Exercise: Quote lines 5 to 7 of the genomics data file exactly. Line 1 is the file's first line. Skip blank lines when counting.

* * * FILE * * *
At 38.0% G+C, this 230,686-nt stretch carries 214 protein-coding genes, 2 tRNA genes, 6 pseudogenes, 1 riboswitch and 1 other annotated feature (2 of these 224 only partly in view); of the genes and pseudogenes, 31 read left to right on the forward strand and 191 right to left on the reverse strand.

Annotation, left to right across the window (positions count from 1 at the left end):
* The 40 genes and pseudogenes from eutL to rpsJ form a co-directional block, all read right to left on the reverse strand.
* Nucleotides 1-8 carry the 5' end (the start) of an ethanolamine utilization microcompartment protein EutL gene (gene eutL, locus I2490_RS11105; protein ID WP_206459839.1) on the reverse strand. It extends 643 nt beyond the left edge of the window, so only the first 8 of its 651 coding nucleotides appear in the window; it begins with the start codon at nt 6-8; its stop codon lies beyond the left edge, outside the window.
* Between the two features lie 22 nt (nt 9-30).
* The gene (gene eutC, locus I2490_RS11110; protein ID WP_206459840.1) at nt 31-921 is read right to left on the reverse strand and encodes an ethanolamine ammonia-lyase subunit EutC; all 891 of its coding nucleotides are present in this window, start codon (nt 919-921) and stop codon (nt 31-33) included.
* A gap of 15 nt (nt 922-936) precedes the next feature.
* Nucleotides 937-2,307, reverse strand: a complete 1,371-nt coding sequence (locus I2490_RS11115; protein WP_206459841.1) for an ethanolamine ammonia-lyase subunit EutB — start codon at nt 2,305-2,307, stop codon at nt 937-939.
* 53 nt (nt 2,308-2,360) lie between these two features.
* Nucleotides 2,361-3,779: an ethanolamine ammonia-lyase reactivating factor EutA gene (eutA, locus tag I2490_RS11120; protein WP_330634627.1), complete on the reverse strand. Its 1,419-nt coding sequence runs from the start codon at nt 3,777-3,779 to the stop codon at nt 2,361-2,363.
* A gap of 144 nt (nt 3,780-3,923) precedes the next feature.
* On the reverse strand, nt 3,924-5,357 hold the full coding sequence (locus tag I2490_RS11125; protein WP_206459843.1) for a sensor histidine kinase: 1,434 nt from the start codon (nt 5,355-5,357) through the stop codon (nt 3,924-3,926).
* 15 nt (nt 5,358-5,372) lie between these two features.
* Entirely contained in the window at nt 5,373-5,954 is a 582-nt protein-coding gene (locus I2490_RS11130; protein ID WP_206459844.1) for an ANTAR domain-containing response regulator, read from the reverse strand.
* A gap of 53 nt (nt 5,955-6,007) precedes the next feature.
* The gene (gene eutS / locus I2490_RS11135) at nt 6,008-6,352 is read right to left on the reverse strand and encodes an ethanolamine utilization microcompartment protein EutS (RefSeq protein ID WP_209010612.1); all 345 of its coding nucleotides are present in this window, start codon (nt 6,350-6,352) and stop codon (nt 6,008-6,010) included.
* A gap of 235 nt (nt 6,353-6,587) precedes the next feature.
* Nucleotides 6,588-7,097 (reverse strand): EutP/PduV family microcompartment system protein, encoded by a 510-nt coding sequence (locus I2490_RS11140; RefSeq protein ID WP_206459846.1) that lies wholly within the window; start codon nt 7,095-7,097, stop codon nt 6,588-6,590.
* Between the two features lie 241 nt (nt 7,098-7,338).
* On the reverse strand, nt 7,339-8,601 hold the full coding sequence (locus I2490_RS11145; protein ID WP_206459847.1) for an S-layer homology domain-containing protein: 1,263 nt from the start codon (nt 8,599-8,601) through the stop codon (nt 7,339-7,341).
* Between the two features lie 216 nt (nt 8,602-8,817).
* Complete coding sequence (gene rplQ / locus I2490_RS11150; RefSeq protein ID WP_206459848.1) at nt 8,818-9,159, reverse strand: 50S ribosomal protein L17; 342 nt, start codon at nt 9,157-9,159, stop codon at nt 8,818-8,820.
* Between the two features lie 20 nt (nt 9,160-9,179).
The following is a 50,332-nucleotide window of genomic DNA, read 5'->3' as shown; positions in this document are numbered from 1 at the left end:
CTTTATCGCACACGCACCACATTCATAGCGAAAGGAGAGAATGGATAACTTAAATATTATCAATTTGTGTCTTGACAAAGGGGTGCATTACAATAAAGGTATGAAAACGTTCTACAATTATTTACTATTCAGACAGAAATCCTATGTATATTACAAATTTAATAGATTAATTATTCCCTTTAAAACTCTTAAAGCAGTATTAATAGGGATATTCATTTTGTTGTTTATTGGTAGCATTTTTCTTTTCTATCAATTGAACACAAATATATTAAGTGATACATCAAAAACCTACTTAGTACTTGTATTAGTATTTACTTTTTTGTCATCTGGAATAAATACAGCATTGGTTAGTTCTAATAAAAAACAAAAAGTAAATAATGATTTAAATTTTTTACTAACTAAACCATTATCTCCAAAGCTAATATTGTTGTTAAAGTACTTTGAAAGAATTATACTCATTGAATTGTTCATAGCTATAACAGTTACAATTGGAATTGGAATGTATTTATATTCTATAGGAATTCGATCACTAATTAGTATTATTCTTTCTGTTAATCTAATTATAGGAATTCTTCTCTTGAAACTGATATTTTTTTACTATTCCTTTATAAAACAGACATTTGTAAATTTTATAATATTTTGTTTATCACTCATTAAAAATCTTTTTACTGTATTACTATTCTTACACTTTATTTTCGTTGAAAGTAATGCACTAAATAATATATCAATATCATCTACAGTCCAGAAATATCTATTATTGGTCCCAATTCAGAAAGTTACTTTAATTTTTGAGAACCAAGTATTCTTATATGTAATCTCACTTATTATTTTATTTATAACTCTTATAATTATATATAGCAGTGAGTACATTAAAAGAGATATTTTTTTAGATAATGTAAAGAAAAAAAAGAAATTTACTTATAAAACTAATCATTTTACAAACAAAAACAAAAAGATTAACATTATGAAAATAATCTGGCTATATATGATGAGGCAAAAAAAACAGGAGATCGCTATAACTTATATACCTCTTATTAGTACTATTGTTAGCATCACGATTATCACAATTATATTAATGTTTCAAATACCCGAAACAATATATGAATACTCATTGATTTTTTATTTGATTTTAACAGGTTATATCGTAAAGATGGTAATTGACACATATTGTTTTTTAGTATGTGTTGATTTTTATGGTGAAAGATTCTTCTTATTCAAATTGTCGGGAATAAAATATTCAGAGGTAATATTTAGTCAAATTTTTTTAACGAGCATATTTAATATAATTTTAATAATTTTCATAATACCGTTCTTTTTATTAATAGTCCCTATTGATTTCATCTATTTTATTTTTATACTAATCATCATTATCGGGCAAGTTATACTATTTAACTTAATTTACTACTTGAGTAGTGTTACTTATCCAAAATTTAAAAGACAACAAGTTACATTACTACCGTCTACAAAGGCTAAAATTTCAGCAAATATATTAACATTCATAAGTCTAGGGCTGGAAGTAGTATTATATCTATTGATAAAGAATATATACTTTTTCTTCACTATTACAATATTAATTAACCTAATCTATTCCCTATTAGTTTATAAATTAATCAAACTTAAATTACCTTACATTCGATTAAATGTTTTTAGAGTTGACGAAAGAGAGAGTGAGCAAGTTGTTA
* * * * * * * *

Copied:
* Between the two features lie 22 nt (nt 9-30).
* The gene (gene eutC, locus I2490_RS11110; protein ID WP_206459840.1) at nt 31-921 is read right to left on the reverse strand and encodes an ethanolamine ammonia-lyase subunit EutC; all 891 of its coding nucleotides are present in this window, start codon (nt 919-921) and stop codon (nt 31-33) included.
* A gap of 15 nt (nt 922-936) precedes the next feature.